Race Weekend Central

Upon Further Review: The Freedom 100 Needs to Come Back

When a driver desires to race the Indianapolis 500 for the first time, those drivers go through a rookie test lasting 40 laps, or 100 miles around Indianapolis Motor Speedway (IMS).

Every driver, no matter their experience level, must go through this process to build up mileage at IMS before being turned loose in practice. Fernando Alonso, Nigel Mansell, and even Kyle Larson all had to complete this initiation.

For Mansell and Alonso, this was before their first oval race, but they had lots of experience in high horsepower cars. For Larson, he raced on dirt and asphalt short tracks and has raced in NASCAR for over a decade.

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However, for some racers, the Indianapolis 500 is not only their first oval race, but one of their first races in high horsepower cars. For Nolan Siegel, this was the case, as he raced in one IndyCar Series points paying race (Streets of Long Beach) before trying the Indianapolis 500.

The 19-year-old has been a veteran of the American ladder system. He’s raced at World Wide Technology Raceway, Iowa Speedway and Lucas Oil Indianapolis Raceway Park before attempting to qualify for the 2024 Indianapolis 500. That attempt ended with the No. 18 Honda against the Turn 2 wall.

If Siegel were several years older and tried the “500” back in 2019, he would’ve had a bit more superspeedway experience thanks to a race long beloved by spectators and drivers alike: the Freedom 100.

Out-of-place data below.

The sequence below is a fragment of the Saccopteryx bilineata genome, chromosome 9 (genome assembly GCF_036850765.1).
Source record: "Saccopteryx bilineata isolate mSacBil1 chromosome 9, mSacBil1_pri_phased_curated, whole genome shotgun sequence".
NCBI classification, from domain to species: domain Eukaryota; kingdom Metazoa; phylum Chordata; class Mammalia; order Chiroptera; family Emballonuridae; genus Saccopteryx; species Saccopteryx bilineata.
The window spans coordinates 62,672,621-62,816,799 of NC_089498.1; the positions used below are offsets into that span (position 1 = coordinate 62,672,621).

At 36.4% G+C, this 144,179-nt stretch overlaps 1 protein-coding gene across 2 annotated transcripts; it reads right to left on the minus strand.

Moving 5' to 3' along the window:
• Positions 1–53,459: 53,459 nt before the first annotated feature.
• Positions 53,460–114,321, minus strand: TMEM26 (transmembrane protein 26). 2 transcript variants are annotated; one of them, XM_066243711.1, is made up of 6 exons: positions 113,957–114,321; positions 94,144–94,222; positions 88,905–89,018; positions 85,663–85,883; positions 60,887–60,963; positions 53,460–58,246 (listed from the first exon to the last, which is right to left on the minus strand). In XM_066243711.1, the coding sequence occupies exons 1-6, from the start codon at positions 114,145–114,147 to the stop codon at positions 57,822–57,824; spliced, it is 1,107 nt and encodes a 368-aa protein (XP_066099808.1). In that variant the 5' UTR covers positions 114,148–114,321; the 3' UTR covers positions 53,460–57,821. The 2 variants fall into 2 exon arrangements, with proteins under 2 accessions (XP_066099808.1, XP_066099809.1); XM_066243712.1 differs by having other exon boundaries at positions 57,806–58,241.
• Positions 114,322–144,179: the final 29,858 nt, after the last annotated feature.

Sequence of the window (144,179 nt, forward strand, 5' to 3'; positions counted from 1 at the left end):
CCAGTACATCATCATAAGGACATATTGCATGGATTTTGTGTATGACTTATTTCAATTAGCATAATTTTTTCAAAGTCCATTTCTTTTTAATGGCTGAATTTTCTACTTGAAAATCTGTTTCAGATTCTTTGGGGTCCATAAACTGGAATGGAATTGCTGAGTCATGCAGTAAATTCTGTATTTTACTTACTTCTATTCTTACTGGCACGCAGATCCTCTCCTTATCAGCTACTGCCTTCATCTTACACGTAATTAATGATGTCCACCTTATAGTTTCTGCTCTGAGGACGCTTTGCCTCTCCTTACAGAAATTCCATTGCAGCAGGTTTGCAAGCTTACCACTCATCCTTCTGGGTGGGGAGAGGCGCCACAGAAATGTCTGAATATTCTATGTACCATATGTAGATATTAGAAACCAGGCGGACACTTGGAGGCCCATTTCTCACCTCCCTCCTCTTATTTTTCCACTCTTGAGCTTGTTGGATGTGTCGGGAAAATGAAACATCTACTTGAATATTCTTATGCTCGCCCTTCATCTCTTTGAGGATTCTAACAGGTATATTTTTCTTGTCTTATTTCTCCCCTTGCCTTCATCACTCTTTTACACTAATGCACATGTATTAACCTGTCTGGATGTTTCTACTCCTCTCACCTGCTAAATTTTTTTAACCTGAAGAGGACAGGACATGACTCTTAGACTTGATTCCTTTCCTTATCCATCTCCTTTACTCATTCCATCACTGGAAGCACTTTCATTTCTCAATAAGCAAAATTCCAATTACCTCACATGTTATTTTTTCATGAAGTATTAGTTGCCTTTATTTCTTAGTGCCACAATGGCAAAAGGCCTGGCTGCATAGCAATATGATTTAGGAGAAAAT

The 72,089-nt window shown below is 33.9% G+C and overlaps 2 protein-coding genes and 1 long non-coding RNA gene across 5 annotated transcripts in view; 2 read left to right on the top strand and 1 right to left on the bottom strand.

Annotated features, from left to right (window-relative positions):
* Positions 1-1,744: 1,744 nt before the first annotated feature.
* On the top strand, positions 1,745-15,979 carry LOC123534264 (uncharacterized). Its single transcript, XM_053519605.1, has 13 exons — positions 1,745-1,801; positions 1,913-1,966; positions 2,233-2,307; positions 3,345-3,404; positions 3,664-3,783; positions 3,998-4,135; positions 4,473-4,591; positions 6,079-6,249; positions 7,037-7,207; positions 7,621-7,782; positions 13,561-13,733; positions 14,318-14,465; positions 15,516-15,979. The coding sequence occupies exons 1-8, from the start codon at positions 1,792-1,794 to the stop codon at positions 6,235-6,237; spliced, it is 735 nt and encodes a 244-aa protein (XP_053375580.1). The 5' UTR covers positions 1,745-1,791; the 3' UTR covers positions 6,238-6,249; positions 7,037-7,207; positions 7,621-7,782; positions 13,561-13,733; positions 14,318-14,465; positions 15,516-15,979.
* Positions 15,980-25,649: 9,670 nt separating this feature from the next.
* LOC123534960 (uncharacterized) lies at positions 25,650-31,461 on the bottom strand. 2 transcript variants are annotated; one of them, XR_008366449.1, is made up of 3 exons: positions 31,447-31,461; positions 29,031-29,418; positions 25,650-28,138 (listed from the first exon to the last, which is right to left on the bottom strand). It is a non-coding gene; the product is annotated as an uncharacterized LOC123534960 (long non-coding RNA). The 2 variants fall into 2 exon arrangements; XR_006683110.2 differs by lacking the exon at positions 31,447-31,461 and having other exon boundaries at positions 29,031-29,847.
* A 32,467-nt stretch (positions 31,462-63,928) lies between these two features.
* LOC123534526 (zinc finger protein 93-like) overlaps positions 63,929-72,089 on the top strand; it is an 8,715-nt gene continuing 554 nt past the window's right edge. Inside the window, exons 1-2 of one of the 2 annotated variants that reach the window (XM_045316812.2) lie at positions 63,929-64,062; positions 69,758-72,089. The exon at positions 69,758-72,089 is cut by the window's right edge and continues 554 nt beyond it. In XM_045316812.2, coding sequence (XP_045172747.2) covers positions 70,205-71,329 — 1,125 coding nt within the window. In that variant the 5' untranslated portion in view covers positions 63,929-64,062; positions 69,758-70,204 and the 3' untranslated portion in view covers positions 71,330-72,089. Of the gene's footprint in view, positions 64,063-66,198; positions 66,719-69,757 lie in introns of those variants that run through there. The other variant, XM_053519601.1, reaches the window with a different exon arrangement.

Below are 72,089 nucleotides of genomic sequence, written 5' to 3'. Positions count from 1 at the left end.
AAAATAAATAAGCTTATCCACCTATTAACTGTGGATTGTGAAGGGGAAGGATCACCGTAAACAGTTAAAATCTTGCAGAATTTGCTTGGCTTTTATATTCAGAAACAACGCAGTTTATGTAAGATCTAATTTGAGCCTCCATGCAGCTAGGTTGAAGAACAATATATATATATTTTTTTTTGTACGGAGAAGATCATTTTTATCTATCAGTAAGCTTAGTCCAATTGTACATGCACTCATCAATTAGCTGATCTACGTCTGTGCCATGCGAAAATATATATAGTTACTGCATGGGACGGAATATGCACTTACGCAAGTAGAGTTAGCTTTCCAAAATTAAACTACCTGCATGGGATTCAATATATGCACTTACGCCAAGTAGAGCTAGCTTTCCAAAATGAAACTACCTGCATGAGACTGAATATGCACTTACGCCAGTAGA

Before 2020, the Freedom 100 was an Indy Lights (now Indy NXT by Firestone) race held during the month of May. After two years with small crowds due to running the race during the second weekend of qualifying, IMS officials moved the race to Carb Day in 2005, which proved to be an instant hit with the spectators.

The crowds grew to appreciate the race which became a staple of the final day of practice before the Greatest Spectacle in Racing. It also gave drivers a chance to sample superspeedway racing before moving up into the IndyCar Series.

That chance is gone. Instead of having drivers gain superspeedway experience before going to Indianapolis, young drivers will go fast on an oval no larger than 1.33 miles when they visit Nashville Superspeedway to conclude the 2024 season.

The Freedom 100 allowed drivers the chance to get comfortable with speeds close to what is in the Indianapolis 500. It gave drivers a chance to get laps around the same track that they want to eventually compete on later during Memorial Day weekend.

The lack of a race has hindered many drivers in IndyCar competition. Devlin DeFrancesco had no superspeedway experience before his first larger oval race at Texas Motor Speedway. That inexperience might have contributed to his contact with multiple cars at Texas in 2022.

Siegel would have benefitted from having a Freedom 100 to help him get some more miles around Indianapolis before trying to qualify for Dale Coyne Racing. Every rookie will only benefit from more seat time around IMS.

There have been reasons given as to why the race went away. Some claim that the oval should only have one race per year, and that’s why the Freedom 100 went away. That reason goes out the window when we look at the schedule and see that NASCAR is back on the oval with the 2024 Brickyard 400 coming back.

Others have said that there are worries that the Freedom 100 would distract from Indianapolis 500 preparation. That’s absolutely untrue. In 2019, Freedom 100 practice was on Tuesday and Wednesday of Indy 500 race week while IndyCar drivers did their national media tours. Qualifying took place on Thursday ahead of the race on Friday.